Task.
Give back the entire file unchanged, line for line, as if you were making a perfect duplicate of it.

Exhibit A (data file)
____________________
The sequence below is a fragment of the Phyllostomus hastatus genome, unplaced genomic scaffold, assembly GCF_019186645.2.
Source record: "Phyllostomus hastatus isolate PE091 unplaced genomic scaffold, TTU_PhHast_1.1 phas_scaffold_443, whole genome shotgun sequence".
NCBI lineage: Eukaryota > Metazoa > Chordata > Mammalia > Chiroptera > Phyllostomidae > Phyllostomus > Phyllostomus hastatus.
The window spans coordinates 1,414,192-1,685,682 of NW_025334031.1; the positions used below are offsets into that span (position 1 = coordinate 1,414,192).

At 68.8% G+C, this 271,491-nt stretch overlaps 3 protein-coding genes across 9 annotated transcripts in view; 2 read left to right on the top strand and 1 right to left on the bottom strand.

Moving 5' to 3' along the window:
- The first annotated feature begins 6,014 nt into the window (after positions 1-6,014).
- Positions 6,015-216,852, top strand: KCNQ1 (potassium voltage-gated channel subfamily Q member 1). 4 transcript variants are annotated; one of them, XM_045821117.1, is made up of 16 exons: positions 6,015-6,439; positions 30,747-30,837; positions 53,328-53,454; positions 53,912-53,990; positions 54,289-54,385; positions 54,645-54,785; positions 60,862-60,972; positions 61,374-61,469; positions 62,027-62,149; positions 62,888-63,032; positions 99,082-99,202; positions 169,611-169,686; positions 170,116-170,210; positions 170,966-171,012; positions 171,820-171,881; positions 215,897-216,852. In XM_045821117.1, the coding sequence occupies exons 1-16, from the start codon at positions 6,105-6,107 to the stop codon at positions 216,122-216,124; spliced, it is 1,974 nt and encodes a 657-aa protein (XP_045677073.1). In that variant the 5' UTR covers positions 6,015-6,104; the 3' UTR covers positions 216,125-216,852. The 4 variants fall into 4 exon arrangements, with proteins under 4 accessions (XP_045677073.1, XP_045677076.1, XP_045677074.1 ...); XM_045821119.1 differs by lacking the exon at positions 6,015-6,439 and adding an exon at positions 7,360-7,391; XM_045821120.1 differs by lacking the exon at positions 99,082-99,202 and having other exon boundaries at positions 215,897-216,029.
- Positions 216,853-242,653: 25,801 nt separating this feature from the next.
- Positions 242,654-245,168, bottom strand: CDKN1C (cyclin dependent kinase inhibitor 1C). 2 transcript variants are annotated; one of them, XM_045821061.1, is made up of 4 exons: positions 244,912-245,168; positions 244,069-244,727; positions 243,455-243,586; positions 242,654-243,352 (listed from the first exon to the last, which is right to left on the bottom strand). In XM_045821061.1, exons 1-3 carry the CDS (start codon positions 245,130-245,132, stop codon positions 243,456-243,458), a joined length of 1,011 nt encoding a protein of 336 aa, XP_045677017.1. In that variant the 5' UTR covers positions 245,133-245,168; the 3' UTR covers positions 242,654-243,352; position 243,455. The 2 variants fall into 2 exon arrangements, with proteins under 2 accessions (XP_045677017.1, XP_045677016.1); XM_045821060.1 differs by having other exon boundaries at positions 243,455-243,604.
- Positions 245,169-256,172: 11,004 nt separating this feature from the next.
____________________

The sequence below is a fragment of the Phyllostomus hastatus genome, unplaced genomic scaffold, assembly GCF_019186645.2.
Source record: "Phyllostomus hastatus isolate PE091 unplaced genomic scaffold, TTU_PhHast_1.1 phas_scaffold_443, whole genome shotgun sequence".
NCBI lineage: Eukaryota > Metazoa > Chordata > Mammalia > Chiroptera > Phyllostomidae > Phyllostomus > Phyllostomus hastatus.
The window spans coordinates 1,414,192-1,685,682 of NW_025334031.1; the positions used below are offsets into that span (position 1 = coordinate 1,414,192).

At 68.8% G+C, this 271,491-nt stretch overlaps 3 protein-coding genes across 9 annotated transcripts in view; 2 read left to right on the top strand and 1 right to left on the bottom strand.

Moving 5' to 3' along the window:
- The first annotated feature begins 6,014 nt into the window (after positions 1-6,014).
- Positions 6,015-216,852, top strand: KCNQ1 (potassium voltage-gated channel subfamily Q member 1). 4 transcript variants are annotated; one of them, XM_045821117.1, is made up of 16 exons: positions 6,015-6,439; positions 30,747-30,837; positions 53,328-53,454; positions 53,912-53,990; positions 54,289-54,385; positions 54,645-54,785; positions 60,862-60,972; positions 61,374-61,469; positions 62,027-62,149; positions 62,888-63,032; positions 99,082-99,202; positions 169,611-169,686; positions 170,116-170,210; positions 170,966-171,012; positions 171,820-171,881; positions 215,897-216,852. In XM_045821117.1, the coding sequence occupies exons 1-16, from the start codon at positions 6,105-6,107 to the stop codon at positions 216,122-216,124; spliced, it is 1,974 nt and encodes a 657-aa protein (XP_045677073.1). In that variant the 5' UTR covers positions 6,015-6,104; the 3' UTR covers positions 216,125-216,852. The 4 variants fall into 4 exon arrangements, with proteins under 4 accessions (XP_045677073.1, XP_045677076.1, XP_045677074.1 ...); XM_045821119.1 differs by lacking the exon at positions 6,015-6,439 and adding an exon at positions 7,360-7,391; XM_045821120.1 differs by lacking the exon at positions 99,082-99,202 and having other exon boundaries at positions 215,897-216,029.
- Positions 216,853-242,653: 25,801 nt separating this feature from the next.
- Positions 242,654-245,168, bottom strand: CDKN1C (cyclin dependent kinase inhibitor 1C). 2 transcript variants are annotated; one of them, XM_045821061.1, is made up of 4 exons: positions 244,912-245,168; positions 244,069-244,727; positions 243,455-243,586; positions 242,654-243,352 (listed from the first exon to the last, which is right to left on the bottom strand). In XM_045821061.1, exons 1-3 carry the CDS (start codon positions 245,130-245,132, stop codon positions 243,456-243,458), a joined length of 1,011 nt encoding a protein of 336 aa, XP_045677017.1. In that variant the 5' UTR covers positions 245,133-245,168; the 3' UTR covers positions 242,654-243,352; position 243,455. The 2 variants fall into 2 exon arrangements, with proteins under 2 accessions (XP_045677017.1, XP_045677016.1); XM_045821060.1 differs by having other exon boundaries at positions 243,455-243,604.
- Positions 245,169-256,172: 11,004 nt separating this feature from the next.